Court hands ‘Making a Murderer’ subject Avery latest defeat

Entertainment News

FILE – Steven Avery listens to testimony in the courtroom at the Calumet County Courthouse in Chilton, Wis on March 13, 2007. The Wisconsin Supreme Court has rejected a request by Steven Avery to review his conviction for killing a young photographer in 2005, a case that became the focus of a popular Netflix series “Making a Murderer.” The court on Wednesday, Nov. 18, 2021, denied Avery’s petition for review without commenting. (AP Photo/Morry Gash, Pool, File)

January 01 2022 12:00 am

MADISON, Wis. (AP) — The Wisconsin Supreme Court has rejected a request by Steven Avery to review his conviction for killing a young photographer in 2005, a case that became the focus of a popular Netflix series “Making a Murderer.”

Avery has been fighting unsuccessfully for years to have his conviction overturned. His latest appeal asked the court to review three issues: failure to disclose evidence, the destruction of bone fragments and ineffective assistance of counsel.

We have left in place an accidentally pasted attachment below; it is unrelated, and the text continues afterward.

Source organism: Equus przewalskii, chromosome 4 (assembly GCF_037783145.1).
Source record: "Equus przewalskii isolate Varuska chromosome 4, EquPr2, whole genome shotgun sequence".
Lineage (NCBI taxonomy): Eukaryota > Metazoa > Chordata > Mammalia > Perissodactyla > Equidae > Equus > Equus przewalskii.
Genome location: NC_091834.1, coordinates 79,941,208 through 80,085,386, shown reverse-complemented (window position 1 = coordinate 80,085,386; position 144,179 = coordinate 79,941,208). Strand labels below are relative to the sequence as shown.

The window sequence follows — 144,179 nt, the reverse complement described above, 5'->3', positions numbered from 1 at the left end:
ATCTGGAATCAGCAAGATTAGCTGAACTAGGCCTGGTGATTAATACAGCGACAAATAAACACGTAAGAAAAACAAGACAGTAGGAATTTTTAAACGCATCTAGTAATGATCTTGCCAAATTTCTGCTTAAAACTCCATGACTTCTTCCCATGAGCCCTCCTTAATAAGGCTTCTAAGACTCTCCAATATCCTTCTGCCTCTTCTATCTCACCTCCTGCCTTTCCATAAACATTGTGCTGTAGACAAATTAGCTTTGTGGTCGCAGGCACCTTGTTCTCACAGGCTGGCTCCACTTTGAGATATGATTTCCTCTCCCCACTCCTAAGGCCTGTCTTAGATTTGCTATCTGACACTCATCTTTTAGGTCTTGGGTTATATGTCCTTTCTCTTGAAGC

The court on Wednesday denied Avery’s petition for review without commenting.

Avery, 59, is serving life in prison for killing Theresa Halbach, 25, on his family’s property on Halloween 2005. Halbach had gone to the Avery family salvage yard to photograph a vehicle that Avery planned to sell.

His nephew, Brendan Dassey, was also convicted in the case. Both Avery and Dassey have maintained their innocence.

“We are not surprised since the Wisconsin Supreme Court only grants 1-2% of petitions for review. Mr. Avery has many options including proceeding to the U.S Supreme Court, and then federal district,” Avery’s attorney, Kathleen Zellner, said in a statement. “Since the appellate court only ruled on 50% of the issues raised we will be filing a new petition with the circuit court at the appropriate time.”

The case gained widespread attention in 2015 after Netflix aired “Making a Murderer,” a series whose creators raised questions about the convictions. Those who worked on the cases accused the filmmakers of leaving out key pieces of evidence and presenting a biased view of what happened. The filmmakers defended their work and supported calls to set Avery and Dassey free.

Dassey was 16 when he confessed to detectives that he helped his uncle rape and kill Halbach. A judge threw out the confession in 2016, ruling it was coerced by investigators using deceptive tactics. That ruling was later overturned by a federal appeals court and the U.S. Supreme Court declined to hear his case.

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